To summarize, the article–and apparently, the book’s authors–want us to believe that the suspension took place after the deaths of Joseph and Hyrum Smith in a time of upheaval when a lot of the church’s activities, including missionary work, were temporarily suspended. Unfortunately, this is not what actually happened. The crucial fact that is omitted is that it wasn’t Brigham Young who suspended the Relief Society. As the article notes, Emma was vehemently opposed to the practice of plural marriage, and she began to use the Relief Society organization to publicly denounce the practice.
At the risk of making this post way too long, I’ll just repost here what I wrote before:
In early 1844, a few months before the murder of Joseph and Hyrum Smith, the Relief Society, organized two years earlier and headed by the prophet’s wife, Emma Smith, suspended its operations. The society would not meet again for more than twenty years.
In the weeks before the suspension, a man named Orsimus F. Bostwick had circulated rumors about Hyrum Smith’s practice of polygamy. At Joseph Smith’s instruction. W. W. Phelps wrote a refutation of the rumors entitled “A Voice of Innocence from Nauvoo,” which Emma presented to the Relief Society on March 9, 1844.
She explained that the women had met to lend their collective voice to a proclamation that countered Orsimus Bostwick’s slander of Hyrum Smith. Emma read the “Voice of Innocence from Nauvoo” aloud to the group. … Emma received a unanimous positive vote from the women, who were willing to “receive the principles of Virtue, keep the commandments of God, and uphold the Prest. in putting down iniquity.” With a remark that may have seemed pointed toward Elizabeth Whitney and Vilate Kimball, whose young daughters had married Joseph, Emma told the women, “It is high time for Mothers to watch over their daughters and exhort them to keep the path of virtue” (Newell and Avery, Mormon Enigma, p 173).
She then read the First Presidency’s original letter to the Relief Society on its founding in 1842:
We therefore warn you, and forwarn you … we do not want anyone to believe anything as coming from us contrary to the old established morals & virtues, & scriptural laws. … All persons pretending to be authorized by us … are and will be liars and base imposters & you are authorized … to denounce them as such … whether they are prophets, Seers, or revelators, patriarchs, twelve apostles … you are alike culpable & shall be damned for such evil practices” (Ibid., 173-174).
In a later session that afternoon, Emma emphasized that the church had publicly declared itself opposed to plural marriage in the Doctrine and Covenants and reiterated that the Relief Society’s original charge was to root out iniquity.
[Emma] then presented both the “Voice of Innocence” and the presidency’s letter, stating that the two documents contained the principles the society had started upon, but she “was sorry to have to say that all had not adhere’d to them.” Referring to Joseph’s original charge to search out iniquity, Emma reminded the women that she was the president of the society by the authority of Joseph. The minutes record, “If there ever was any Authority on earth [to search out iniquity] she had it–and had [it] yet.” Emma urged the women to follow the teachings of Joseph Smith as he taught them “from the stand,” implying that his private teachings should be disregarded. Reminding them that “there could not be stronger language than that just read,” she emphasized that those were Joseph’s words” (Ibid., 174).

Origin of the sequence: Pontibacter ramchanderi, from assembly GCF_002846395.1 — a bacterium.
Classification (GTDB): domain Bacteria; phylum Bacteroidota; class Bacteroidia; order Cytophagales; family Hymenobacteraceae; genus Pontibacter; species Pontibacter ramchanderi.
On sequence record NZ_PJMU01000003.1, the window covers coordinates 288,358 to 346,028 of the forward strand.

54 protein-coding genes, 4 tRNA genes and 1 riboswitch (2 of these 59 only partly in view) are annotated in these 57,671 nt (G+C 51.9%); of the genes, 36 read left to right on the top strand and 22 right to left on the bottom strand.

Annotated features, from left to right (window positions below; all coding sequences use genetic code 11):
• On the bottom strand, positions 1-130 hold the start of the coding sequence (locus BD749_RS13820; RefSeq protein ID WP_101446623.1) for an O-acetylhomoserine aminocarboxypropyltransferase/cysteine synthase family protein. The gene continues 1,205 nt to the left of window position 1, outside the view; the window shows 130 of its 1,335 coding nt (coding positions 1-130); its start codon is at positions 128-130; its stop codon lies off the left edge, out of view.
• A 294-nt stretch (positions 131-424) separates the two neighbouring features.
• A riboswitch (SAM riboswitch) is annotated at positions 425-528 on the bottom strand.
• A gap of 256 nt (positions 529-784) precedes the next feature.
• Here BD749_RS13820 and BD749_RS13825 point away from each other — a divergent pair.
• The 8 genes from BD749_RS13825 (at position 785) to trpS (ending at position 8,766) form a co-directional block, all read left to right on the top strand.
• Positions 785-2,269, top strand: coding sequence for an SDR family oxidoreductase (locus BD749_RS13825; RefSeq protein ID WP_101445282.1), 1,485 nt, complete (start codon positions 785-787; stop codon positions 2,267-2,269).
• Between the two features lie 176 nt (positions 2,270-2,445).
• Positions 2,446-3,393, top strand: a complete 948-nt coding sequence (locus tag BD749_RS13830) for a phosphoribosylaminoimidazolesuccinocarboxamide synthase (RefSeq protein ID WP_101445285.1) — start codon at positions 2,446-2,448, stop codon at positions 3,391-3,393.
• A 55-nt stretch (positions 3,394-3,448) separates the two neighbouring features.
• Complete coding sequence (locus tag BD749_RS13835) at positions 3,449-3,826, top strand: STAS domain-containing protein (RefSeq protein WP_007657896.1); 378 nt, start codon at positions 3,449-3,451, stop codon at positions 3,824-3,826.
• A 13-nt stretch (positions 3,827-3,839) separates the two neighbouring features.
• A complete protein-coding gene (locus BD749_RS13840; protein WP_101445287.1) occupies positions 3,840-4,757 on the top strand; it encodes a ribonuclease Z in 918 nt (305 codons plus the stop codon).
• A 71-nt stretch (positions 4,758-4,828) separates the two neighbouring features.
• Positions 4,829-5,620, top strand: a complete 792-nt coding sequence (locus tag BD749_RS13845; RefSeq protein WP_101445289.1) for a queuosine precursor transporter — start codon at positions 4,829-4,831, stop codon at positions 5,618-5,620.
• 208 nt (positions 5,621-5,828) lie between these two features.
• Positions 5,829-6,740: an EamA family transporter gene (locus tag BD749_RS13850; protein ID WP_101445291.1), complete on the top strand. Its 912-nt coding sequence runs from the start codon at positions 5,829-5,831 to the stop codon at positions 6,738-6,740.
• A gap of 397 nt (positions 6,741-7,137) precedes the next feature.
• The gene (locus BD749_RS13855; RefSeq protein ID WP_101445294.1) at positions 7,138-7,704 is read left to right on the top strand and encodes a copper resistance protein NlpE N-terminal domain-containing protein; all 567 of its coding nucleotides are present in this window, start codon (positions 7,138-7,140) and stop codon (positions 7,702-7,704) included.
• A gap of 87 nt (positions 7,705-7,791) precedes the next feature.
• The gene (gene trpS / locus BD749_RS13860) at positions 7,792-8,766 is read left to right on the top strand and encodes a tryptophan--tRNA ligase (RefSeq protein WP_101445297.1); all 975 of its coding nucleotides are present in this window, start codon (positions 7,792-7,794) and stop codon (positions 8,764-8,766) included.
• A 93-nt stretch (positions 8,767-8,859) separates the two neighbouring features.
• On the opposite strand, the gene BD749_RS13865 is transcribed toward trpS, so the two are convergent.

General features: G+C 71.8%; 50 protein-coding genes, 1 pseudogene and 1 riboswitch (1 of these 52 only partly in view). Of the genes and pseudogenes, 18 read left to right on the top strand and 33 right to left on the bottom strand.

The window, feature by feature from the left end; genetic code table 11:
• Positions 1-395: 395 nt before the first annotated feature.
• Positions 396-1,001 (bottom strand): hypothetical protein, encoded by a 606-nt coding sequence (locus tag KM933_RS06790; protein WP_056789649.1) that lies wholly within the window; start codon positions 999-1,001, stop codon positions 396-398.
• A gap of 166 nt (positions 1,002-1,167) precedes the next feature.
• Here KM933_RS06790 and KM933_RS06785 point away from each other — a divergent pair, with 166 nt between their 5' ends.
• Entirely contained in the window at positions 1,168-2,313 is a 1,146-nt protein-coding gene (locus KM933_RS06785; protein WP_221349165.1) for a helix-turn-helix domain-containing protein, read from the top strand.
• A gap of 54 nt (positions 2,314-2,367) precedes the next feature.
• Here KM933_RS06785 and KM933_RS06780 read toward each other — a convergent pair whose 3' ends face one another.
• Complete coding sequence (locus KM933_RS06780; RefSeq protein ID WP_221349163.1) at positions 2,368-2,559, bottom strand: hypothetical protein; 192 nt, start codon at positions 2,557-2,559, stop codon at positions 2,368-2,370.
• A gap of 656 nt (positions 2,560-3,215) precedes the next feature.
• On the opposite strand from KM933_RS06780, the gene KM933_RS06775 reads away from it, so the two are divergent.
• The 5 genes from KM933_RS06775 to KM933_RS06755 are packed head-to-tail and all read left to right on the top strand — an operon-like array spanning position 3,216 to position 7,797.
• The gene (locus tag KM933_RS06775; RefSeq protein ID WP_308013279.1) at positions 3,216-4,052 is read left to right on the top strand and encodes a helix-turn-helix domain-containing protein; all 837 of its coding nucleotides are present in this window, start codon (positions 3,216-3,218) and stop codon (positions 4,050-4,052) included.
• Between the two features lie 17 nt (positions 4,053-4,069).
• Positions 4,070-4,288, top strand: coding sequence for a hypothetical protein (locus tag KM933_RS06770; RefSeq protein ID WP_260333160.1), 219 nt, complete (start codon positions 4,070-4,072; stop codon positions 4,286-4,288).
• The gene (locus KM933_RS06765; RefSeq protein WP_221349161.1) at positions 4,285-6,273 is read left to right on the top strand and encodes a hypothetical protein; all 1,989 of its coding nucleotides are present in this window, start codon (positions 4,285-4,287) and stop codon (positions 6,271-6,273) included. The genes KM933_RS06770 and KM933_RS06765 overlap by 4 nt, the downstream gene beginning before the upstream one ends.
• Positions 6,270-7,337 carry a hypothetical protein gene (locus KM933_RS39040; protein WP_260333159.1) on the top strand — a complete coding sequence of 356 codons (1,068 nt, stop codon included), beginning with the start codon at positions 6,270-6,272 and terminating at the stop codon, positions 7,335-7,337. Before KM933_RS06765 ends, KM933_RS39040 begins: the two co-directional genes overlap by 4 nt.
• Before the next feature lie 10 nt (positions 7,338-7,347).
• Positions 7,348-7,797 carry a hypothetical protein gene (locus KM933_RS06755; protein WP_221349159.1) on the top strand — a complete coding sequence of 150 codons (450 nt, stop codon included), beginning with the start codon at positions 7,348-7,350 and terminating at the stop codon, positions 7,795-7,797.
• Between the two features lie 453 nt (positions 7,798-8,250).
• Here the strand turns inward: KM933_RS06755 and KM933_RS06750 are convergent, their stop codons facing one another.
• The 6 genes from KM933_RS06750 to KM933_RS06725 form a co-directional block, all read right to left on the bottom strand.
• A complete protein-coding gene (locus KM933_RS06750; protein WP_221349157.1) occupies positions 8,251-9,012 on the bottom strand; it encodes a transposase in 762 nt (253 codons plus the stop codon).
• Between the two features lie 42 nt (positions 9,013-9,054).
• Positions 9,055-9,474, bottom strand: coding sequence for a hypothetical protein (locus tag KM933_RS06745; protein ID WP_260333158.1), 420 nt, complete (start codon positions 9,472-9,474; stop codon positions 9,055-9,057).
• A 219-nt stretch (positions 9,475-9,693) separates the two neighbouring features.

The Relief Society would not meet again. “When Emma had the women take a public oath with their hands raised in support of virtue, she caused enough consternation in the men’s councils to stop the Relief Society meetings” (Ibid., 174). Church president John Taylor explained that the “reason why the Relief Society did not continue from the first organization was that Emma Smith the Pres. taught the Sisters that the principle of Celestial Marriage as taught and practiced by Joseph Smith was not of God” (174).
Yet the official history of the Relief Society states that the Relief Society’s meetings “were suspended in 1844 due to the various calamities which befell the saints” (174). At the Relief Society’s sesquicentennial. Sheri Dew wrote that “by 1844 Relief Society membership exceeded 1,300. But after the martyrdom, and with increasing persecution, Brigham Young decided to “defer” operations of the society, and it ceased to function” (Ensign, Mar. 1992, 51).
Here’s how the CES Manual “Church History in the Fulness of Times” describes it:
Although at that time Latter-day Saint women had to apply to become members, the Relief Society was very popular and grew rapidly. Membership had grown to over thirteen hundred women at the time of Joseph Smith’s death. Because of the crisis created by the Martyrdom and the exodus to and settlement in the West, there were few Relief Society meetings until the organization was revived in 1867.
Some apologists constantly ridicule critics and former members for stating that the church “covers up” embarrassing history. But this kind of rewriting of history is exactly that. The truth is uncomfortable, so it is swept under the rug, and church members are left to choose to believe Sheri Dew over John Taylor.
I wrote that post almost 7 years ago. To recap, the Relief Society was suspended in March 1844, 3 months before Joseph Smith’s death. At that point, there was no discussion of moving west and no obvious schism between Emma Smith and Brigham Young. The Relief Society was suspended because Joseph Smith was unhappy that Emma was using the meetings to “thwart the practice of plural marriage.” My guess is that Joseph understood that too much investigation would reveal the extent of his practice of polygamy, including the awkward fact that both of Emma’s counselors in the Relief Society presidency were intimately involved in polygamy, with Sarah Cleveland having married Joseph Smith and Elizabeth Whitney having given her daughter Sarah to Joseph as a wife.
Yet here it is 2016, and the church is still insisting that the suspension was Brigham Young’s doing and was a by-product of the move to the West.
So much for “remarkable transparency.”
Correction: The original version of this post listed Elizabeth Whitney as one of Joseph Smith’s plural wives, which is incorrect.